I was familiar with ‘manual lymphatic drainage’ and may have even had it at the arse end of a treatment in Thailand a decade ago. I knew, in theory, what it was about. If you don’t, the technique was invented by Dr Emil and Mrs Estrid Vodder in the early 30s. It’s a form of massage that stimulates the lymphatic drainage system (the network of vessels through which lymph fluid drains from the tissues into the blood) with gentle-ish massaging strokes.
Flavia started with my tummy. I love every type of massage, but having someone press firmly on that area is oddly terrifying. It’s the bit of you that houses all your major organs – there’s a cage to protect it and it’s usually hidden behind folded arms. Like getting a bikini wax, I figured tension and anticipation would only make it worse, so I forced myself to take deep breaths and relax into it. Once I did, things started to… gurgle. I can’t quite explain the sound (or the sensation), and that may not be a bad thing.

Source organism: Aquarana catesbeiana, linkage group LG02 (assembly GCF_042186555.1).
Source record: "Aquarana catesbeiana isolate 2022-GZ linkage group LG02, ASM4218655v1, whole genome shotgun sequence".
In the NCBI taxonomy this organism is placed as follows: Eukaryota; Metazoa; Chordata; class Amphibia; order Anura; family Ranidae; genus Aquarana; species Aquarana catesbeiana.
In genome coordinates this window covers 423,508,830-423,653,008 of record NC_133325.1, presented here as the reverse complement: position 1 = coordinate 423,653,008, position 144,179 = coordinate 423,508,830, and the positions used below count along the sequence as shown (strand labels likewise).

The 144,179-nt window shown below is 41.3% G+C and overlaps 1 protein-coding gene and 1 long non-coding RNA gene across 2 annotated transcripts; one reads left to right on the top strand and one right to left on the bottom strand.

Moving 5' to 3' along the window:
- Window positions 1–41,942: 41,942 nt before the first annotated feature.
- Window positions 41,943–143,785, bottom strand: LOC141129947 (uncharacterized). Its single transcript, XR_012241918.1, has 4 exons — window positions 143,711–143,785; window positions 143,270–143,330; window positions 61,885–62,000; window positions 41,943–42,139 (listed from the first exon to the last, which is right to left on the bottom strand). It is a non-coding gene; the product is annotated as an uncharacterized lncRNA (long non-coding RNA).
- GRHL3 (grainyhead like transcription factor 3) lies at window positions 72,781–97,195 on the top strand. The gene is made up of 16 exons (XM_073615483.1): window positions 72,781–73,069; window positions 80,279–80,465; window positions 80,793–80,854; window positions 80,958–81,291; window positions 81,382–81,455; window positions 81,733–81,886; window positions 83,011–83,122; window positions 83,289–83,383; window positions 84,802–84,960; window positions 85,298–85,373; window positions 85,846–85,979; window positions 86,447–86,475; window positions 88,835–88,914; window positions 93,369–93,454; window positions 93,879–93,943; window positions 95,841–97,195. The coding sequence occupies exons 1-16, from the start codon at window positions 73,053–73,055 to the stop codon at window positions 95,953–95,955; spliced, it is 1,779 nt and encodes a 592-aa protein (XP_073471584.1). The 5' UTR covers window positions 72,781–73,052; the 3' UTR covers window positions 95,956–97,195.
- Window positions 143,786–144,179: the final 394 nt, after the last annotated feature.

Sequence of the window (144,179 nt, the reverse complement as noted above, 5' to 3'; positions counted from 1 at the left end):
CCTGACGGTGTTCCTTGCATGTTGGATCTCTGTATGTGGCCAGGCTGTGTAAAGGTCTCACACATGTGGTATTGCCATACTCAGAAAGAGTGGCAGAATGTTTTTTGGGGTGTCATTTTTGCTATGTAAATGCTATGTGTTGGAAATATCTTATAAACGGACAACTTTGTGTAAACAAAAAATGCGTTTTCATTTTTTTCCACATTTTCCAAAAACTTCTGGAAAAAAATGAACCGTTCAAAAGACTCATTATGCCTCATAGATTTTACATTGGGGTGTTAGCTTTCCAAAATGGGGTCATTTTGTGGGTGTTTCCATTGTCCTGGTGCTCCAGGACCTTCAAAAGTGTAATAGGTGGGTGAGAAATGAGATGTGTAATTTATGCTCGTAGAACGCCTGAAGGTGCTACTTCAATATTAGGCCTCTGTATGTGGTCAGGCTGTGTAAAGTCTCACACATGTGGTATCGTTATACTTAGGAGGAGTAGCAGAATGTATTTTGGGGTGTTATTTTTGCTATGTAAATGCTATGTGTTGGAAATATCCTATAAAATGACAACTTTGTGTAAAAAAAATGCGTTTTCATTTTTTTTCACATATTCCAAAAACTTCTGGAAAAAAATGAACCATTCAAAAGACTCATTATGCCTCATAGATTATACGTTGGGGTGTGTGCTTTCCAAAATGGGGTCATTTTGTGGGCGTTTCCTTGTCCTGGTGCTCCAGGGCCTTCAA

Flavia is almost evangelical about her work and spoke to my body as she massaged (which should be weird but somehow wasn’t). ‘Thank you, very good. That’s it,’ she said to the water, as she moved and manipulated everything that was trapped in my system – she said a few recent flights had made me pretty bloated. We cheered as she steered the water towards the lymph node. Apparently, there was air there, too, and I should just ‘let it out’. Although I was grateful for the gesture and was in the comfort of my own bed, I was not quite there yet.
The light, rhythmical massage encourages the lymphatic system to eliminate metabolic waste products, excess fluid and bacteria. It also speeds up metabolism, circulation, digestion, detoxification, facilitates healing and supports the immune system. Basically, all the benefits of colonic irrigation, but less invasive and without the obliteration of good gut bacteria.